Old, New, Borrowed, Blue

This is our entry in Lens-Artists Challenge #58 – Something Old, Something New…...

In June, we visited the  America’s Presidents exhibit in the National Portrait Gallery in Washington, D.C.  Here we found the extraordinary portrait of William Jefferson Clinton,  the 42nd U.S. President (1993 – 2001), created by the artist Chuck Close in 2006.  From a distance, this portrait looks like any other traditional portrait, but up close it is quite different.

 

 

According to the plaque beside the portrait,

“Chuck Close begins all of his paintings by taking a photograph of his subject, in this case an image made during a photo session in August 2005 for a New York magazine cover. He then creates grids on both the canvas and the photograph to replicate the information contained in the photograph with a series of abstract modules.”

In describing Chuck Close’s unique painting technique, Jessica Backus says in The Art Genome Project,

“Over the years, Close’s grid got looser, the squares larger and filled with more intuitive shapes. Close has compared them to Byzantine mosaics, ‘where an image is built out of discrete incremental marks – chunks of stone or glass – that fit together. I want people to see what made the image. I like dropping crumbs along the trail like Hansel and Gretel.'”

We believe that this portrait fits the theme “something old, something new, something borrowed, something blue” perfectly:

  • Something old: Portraits have been painted since ancient times.
  • Something new: The technique used in this painting has evolved to its current form during this century.
  • Something borrowed: The portrait is on loan to the Gallery by Ian and Annette Cumming.
  • Something blue:  Close’s most frequently-used colors are red, yellow and blue.  The color blue is especially apparent in the portrait in Clinton’s eyes and hair.

This photo was taken on June 14, 2019. Specs are:

Olympus TG-5, ISO 500, f/2.3, 1/30 sec, 5.5mm.

 

Cee’s Black & White Photo Challenge: Fences and Gates

This photo below shows part of the fence around the National Portrait Gallery in Washington, D.C.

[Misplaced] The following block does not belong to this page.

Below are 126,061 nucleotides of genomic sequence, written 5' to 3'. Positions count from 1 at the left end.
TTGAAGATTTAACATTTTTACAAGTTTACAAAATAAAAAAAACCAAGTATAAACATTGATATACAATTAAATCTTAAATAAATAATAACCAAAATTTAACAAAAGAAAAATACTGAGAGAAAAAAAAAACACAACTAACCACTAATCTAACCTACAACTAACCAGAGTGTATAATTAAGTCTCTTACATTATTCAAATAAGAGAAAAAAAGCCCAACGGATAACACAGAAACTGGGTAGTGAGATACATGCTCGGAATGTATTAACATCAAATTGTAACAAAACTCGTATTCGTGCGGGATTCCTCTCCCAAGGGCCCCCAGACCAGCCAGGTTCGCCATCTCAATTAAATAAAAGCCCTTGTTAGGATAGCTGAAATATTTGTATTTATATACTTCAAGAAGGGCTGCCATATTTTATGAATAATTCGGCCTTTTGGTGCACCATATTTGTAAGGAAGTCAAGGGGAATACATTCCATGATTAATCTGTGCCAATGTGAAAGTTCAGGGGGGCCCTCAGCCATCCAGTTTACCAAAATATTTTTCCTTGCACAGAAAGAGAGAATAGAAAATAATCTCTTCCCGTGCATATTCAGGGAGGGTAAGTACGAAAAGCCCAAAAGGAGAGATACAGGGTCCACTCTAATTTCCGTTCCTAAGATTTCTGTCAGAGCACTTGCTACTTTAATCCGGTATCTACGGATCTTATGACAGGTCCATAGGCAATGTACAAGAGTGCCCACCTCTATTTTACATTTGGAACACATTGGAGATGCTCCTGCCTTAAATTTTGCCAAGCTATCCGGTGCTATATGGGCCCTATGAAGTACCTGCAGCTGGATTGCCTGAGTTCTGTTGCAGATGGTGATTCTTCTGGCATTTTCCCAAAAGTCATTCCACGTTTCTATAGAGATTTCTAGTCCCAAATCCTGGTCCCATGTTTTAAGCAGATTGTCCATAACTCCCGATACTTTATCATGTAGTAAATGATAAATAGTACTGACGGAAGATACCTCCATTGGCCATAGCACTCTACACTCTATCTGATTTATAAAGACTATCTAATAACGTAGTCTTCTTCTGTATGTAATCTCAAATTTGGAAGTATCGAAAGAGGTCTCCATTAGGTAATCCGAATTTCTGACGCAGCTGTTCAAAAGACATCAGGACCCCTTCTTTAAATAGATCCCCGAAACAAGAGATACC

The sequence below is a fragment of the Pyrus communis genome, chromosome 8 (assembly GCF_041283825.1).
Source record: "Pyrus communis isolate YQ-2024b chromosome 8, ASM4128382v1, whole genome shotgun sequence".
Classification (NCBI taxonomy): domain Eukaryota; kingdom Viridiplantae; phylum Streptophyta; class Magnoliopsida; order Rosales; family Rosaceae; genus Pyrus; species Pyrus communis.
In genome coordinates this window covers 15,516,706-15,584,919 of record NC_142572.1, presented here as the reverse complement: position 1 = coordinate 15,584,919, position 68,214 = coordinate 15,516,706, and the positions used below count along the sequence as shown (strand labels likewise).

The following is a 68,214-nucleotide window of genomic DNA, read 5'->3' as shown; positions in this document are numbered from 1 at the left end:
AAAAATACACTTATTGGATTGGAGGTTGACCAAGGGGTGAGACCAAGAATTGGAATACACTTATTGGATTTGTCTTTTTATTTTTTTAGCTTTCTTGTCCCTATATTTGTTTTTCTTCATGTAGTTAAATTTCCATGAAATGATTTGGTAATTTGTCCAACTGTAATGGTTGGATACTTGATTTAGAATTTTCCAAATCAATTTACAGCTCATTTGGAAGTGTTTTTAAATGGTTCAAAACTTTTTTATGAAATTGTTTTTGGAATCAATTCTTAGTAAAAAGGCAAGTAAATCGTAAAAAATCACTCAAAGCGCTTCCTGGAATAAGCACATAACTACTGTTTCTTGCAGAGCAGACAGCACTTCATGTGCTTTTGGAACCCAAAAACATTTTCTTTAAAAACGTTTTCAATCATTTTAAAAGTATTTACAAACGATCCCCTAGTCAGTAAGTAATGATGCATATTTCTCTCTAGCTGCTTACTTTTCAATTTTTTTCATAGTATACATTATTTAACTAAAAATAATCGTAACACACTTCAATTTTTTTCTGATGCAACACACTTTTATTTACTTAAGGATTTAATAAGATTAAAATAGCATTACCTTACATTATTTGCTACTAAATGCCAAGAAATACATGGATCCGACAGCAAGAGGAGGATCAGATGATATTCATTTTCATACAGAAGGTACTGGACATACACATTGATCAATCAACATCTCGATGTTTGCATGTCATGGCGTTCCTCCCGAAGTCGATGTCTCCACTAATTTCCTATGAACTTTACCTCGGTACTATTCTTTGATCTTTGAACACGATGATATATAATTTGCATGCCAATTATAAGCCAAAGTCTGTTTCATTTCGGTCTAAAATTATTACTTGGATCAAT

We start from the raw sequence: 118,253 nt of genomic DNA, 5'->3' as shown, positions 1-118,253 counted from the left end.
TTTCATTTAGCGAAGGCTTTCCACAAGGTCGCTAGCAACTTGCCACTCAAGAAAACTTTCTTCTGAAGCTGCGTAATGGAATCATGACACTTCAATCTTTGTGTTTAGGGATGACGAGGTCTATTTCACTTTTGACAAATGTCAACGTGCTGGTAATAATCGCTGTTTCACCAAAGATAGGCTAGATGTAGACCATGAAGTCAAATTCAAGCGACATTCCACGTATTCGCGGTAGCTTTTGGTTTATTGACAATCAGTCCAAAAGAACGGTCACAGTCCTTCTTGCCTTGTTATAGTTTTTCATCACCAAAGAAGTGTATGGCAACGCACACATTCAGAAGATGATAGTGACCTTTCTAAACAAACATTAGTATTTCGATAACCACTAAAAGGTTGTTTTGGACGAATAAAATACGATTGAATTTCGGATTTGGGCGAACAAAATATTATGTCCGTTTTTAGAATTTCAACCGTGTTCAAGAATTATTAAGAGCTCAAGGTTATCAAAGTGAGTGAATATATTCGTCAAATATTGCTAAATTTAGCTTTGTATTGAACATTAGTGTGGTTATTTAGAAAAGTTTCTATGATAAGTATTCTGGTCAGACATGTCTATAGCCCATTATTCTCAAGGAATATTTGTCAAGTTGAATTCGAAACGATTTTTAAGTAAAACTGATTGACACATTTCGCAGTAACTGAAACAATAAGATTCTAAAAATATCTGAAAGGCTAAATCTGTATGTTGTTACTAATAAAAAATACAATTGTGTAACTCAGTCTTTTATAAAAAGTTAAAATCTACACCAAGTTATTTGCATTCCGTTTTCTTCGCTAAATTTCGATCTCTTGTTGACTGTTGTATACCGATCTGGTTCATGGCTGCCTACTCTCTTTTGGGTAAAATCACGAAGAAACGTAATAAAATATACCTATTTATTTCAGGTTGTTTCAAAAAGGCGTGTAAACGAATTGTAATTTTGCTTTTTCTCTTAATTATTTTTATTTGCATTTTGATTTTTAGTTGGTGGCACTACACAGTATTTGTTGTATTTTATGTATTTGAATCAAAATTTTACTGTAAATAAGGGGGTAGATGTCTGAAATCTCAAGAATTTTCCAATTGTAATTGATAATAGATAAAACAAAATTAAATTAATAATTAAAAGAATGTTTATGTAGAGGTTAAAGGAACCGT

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National Portrait Gallery fence

The following photo shows strollers admiring the Seine River. The fence separates the path from Square du Vert Galant on Île de la Cité in Paris, France.

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View from Vert Galant on Île de la Cité

The next photo shows enlarged photographs of dogs and their owners.  The photos are hung from a tall fence along a street in Paris, France.

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Dogs and their owners

This photo shows the façade of the Cathedral of Málaga in Málaga, Spain. Vignetting was added in post processing to frame the entry. Note the ornate fence at ground level as well as the simpler fence (railing) above.

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Cathedral of Málaga

The final photo shows a bride and groom being photographed in front of Notre-Dame de Paris.  The fence eliminates crowd clutter while preserving the beauty of the cathedral.

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Wedding photography with Notre-Dame de Paris as the backdrop

 

Monument to Louis-Jacques-Mandé Daguerre

Louis-Jacques-Mandé Daguerre is the inventor of the photographic process known as daguerreotypy. Daguerreotypes made using his process were most commonly used in 1839-1860. (Fun fact: The first genuine image of Abraham Lincoln was a daguerreotype taken in 1846.)

As we were walking outside the National Portrait Gallery, on the sidewalk of 7th St N.W. in Washington, D.C., we spotted the Daguerre Monument in memory of Louis Daguerre.

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The Daguerre Monument

A bust of Daguerre sits on a granite base, in front of a huge world globe. A garland is draped over the world and Daguerre. A statue of a woman (“Fame”) stands before him.

 

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The Daguerre Monument

There are three inscriptions on the memorial:

Front:

DAGUERRE

Left side:

TO COMMEMORATE THE FIRST HALF-CENTURY IN PHOTOGRAPHY 1839-1889. ERECTED BY THE PHOTOGRAPHER’S ASSOCIATION OF AMERICA, AUGUST, 1890

Right side:

PHOTOGRAPHY, THE ELECTRIC TELEGRAPH, AND THE STEAM ENGINE ARE THE THREE GREAT DISCOVERIES OF THE AGE. NO FIVE CENTURIES IN HUMAN PROGRESS CAN SHOW SUCH STRIDES AS THESE.

The monument, being on the lawn of the National Portrait Gallery, is enclosed by the same fence that surrounds the Gallery.

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Fence, National Portrait Gallery

The regular rhythm and rigidity of the fence is softened by the newly emerging leaves of the trees in the landscape.

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Trees, National Portrait Gallery